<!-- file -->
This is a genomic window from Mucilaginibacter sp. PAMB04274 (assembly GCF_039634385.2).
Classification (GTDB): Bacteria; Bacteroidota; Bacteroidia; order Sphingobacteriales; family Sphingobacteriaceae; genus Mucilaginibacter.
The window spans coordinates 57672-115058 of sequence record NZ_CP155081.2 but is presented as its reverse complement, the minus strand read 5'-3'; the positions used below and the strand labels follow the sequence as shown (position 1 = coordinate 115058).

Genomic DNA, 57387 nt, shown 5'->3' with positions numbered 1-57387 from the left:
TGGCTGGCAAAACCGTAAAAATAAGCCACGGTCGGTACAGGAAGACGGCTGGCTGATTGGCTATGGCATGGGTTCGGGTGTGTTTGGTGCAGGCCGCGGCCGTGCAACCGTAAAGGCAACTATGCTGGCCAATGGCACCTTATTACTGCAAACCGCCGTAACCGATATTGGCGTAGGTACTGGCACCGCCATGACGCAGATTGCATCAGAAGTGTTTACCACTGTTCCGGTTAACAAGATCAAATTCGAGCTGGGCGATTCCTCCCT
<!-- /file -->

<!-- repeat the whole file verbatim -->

This is a genomic window from Mucilaginibacter sp. PAMB04274 (assembly GCF_039634385.2).
Classification (GTDB): Bacteria; Bacteroidota; Bacteroidia; order Sphingobacteriales; family Sphingobacteriaceae; genus Mucilaginibacter.
The window spans coordinates 57672-115058 of sequence record NZ_CP155081.2 but is presented as its reverse complement, the minus strand read 5'-3'; the positions used below and the strand labels follow the sequence as shown (position 1 = coordinate 115058).

Genomic DNA, 57387 nt, shown 5'->3' with positions numbered 1-57387 from the left:
TGGCTGGCAAAACCGTAAAAATAAGCCACGGTCGGTACAGGAAGACGGCTGGCTGATTGGCTATGGCATGGGTTCGGGTGTGTTTGGTGCAGGCCGCGGCCGTGCAACCGTAAAGGCAACTATGCTGGCCAATGGCACCTTATTACTGCAAACCGCCGTAACCGATATTGGCGTAGGTACTGGCACCGCCATGACGCAGATTGCATCAGAAGTGTTTACCACTGTTCCGGTTAACAAGATCAAATTCGAGCTGGGCGATTCCTCCCT